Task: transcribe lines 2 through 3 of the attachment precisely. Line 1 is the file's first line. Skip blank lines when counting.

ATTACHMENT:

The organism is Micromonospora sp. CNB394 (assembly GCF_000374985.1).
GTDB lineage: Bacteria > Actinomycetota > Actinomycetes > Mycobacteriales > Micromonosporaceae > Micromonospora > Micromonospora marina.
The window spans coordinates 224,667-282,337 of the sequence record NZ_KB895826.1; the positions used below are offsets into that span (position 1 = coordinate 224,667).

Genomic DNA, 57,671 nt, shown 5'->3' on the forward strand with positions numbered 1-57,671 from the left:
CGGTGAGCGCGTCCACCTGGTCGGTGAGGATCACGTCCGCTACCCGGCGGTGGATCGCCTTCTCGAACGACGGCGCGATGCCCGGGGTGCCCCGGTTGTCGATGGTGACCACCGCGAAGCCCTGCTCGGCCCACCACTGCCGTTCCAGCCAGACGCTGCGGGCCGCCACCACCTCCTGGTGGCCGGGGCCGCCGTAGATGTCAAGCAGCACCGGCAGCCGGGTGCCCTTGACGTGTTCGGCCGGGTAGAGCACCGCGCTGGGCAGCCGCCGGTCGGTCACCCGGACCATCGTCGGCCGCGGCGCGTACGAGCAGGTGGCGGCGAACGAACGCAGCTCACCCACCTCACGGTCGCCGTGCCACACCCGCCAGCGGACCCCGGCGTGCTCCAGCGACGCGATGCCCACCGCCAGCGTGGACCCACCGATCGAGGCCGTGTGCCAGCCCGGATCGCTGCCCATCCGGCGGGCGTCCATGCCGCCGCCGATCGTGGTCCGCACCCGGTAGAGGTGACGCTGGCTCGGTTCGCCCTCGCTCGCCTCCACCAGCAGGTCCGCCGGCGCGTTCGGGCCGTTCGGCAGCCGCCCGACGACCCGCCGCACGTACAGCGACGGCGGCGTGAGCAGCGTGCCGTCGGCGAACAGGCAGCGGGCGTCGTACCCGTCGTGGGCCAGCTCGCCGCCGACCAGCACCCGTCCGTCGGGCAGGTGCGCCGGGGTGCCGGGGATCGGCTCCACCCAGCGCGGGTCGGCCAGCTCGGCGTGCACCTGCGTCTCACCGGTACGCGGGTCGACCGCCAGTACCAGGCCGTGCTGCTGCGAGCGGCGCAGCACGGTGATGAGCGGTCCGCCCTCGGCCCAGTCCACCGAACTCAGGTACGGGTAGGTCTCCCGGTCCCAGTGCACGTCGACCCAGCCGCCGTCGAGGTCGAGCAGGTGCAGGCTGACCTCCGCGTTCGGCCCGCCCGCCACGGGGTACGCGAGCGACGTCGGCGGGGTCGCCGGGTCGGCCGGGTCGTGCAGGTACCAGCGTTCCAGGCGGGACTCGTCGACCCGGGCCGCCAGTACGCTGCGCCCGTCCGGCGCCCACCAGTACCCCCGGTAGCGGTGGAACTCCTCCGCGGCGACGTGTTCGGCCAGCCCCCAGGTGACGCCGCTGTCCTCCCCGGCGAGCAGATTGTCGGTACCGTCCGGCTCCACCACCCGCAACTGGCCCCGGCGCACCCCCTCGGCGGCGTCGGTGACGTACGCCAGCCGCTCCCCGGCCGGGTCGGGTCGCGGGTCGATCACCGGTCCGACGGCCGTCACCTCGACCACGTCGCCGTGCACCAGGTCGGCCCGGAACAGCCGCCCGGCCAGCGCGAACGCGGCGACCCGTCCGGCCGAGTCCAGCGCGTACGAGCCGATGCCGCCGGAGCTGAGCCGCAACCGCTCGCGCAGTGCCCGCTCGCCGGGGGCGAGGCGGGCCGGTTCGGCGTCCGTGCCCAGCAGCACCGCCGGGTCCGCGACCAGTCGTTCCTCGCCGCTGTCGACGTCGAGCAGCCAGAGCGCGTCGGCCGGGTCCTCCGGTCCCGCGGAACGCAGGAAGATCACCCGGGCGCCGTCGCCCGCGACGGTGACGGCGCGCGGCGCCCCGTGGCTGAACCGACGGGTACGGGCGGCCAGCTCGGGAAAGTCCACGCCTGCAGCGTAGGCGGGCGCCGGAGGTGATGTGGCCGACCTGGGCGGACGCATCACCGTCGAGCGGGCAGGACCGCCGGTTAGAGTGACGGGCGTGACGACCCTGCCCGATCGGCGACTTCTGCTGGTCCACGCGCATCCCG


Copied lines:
GTDB lineage: Bacteria > Actinomycetota > Actinomycetes > Mycobacteriales > Micromonosporaceae > Micromonospora > Micromonospora marina.
The window spans coordinates 224,667-282,337 of the sequence record NZ_KB895826.1; the positions used below are offsets into that span (position 1 = coordinate 224,667).